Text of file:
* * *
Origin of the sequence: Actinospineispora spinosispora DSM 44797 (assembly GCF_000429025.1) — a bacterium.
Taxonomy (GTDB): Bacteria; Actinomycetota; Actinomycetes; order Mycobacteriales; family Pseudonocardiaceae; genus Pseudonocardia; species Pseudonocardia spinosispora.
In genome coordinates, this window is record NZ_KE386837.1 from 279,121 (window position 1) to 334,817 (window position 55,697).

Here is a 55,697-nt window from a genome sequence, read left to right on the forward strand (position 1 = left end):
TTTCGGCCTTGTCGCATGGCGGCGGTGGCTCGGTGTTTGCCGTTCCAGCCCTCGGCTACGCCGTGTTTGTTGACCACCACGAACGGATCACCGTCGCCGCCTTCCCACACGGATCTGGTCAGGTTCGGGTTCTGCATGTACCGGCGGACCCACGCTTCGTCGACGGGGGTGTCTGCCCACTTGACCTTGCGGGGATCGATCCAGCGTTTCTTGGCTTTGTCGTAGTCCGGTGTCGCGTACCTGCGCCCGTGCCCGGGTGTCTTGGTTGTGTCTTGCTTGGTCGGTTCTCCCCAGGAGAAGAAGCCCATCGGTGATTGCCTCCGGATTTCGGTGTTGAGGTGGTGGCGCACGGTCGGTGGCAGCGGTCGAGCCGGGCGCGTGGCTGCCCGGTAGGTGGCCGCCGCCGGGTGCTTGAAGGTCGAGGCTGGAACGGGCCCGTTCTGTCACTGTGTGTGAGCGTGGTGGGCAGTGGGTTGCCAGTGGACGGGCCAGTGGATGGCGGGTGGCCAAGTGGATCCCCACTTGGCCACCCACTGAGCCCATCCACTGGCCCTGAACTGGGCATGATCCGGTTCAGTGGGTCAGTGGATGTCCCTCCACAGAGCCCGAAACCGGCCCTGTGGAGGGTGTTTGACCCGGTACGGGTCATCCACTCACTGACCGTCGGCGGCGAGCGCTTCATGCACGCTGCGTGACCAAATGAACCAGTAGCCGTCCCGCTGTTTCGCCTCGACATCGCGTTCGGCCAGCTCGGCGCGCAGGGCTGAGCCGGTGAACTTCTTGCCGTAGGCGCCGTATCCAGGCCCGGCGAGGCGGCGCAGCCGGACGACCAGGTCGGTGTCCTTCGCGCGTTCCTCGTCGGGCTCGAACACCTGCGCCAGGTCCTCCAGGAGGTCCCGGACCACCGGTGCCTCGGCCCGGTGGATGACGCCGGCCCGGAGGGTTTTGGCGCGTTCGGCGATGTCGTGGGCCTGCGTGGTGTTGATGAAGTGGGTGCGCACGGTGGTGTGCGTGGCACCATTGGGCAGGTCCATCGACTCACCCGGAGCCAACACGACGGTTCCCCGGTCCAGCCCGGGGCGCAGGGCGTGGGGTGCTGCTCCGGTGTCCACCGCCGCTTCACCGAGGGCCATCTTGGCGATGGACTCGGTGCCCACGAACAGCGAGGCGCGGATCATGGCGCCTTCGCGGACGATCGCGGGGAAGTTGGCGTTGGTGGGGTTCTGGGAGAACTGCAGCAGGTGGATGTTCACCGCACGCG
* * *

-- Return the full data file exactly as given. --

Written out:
Origin of the sequence: Actinospineispora spinosispora DSM 44797 (assembly GCF_000429025.1) — a bacterium.
Taxonomy (GTDB): Bacteria; Actinomycetota; Actinomycetes; order Mycobacteriales; family Pseudonocardiaceae; genus Pseudonocardia; species Pseudonocardia spinosispora.
In genome coordinates, this window is record NZ_KE386837.1 from 279,121 (window position 1) to 334,817 (window position 55,697).

Here is a 55,697-nt window from a genome sequence, read left to right on the forward strand (position 1 = left end):
TTTCGGCCTTGTCGCATGGCGGCGGTGGCTCGGTGTTTGCCGTTCCAGCCCTCGGCTACGCCGTGTTTGTTGACCACCACGAACGGATCACCGTCGCCGCCTTCCCACACGGATCTGGTCAGGTTCGGGTTCTGCATGTACCGGCGGACCCACGCTTCGTCGACGGGGGTGTCTGCCCACTTGACCTTGCGGGGATCGATCCAGCGTTTCTTGGCTTTGTCGTAGTCCGGTGTCGCGTACCTGCGCCCGTGCCCGGGTGTCTTGGTTGTGTCTTGCTTGGTCGGTTCTCCCCAGGAGAAGAAGCCCATCGGTGATTGCCTCCGGATTTCGGTGTTGAGGTGGTGGCGCACGGTCGGTGGCAGCGGTCGAGCCGGGCGCGTGGCTGCCCGGTAGGTGGCCGCCGCCGGGTGCTTGAAGGTCGAGGCTGGAACGGGCCCGTTCTGTCACTGTGTGTGAGCGTGGTGGGCAGTGGGTTGCCAGTGGACGGGCCAGTGGATGGCGGGTGGCCAAGTGGATCCCCACTTGGCCACCCACTGAGCCCATCCACTGGCCCTGAACTGGGCATGATCCGGTTCAGTGGGTCAGTGGATGTCCCTCCACAGAGCCCGAAACCGGCCCTGTGGAGGGTGTTTGACCCGGTACGGGTCATCCACTCACTGACCGTCGGCGGCGAGCGCTTCATGCACGCTGCGTGACCAAATGAACCAGTAGCCGTCCCGCTGTTTCGCCTCGACATCGCGTTCGGCCAGCTCGGCGCGCAGGGCTGAGCCGGTGAACTTCTTGCCGTAGGCGCCGTATCCAGGCCCGGCGAGGCGGCGCAGCCGGACGACCAGGTCGGTGTCCTTCGCGCGTTCCTCGTCGGGCTCGAACACCTGCGCCAGGTCCTCCAGGAGGTCCCGGACCACCGGTGCCTCGGCCCGGTGGATGACGCCGGCCCGGAGGGTTTTGGCGCGTTCGGCGATGTCGTGGGCCTGCGTGGTGTTGATGAAGTGGGTGCGCACGGTGGTGTGCGTGGCACCATTGGGCAGGTCCATCGACTCACCCGGAGCCAACACGACGGTTCCCCGGTCCAGCCCGGGGCGCAGGGCGTGGGGTGCTGCTCCGGTGTCCACCGCCGCTTCACCGAGGGCCATCTTGGCGATGGACTCGGTGCCCACGAACAGCGAGGCGCGGATCATGGCGCCTTCGCGGACGATCGCGGGGAAGTTGGCGTTGGTGGGGTTCTGGGAGAACTGCAGCAGGTGGATGTTCACCGCACGCG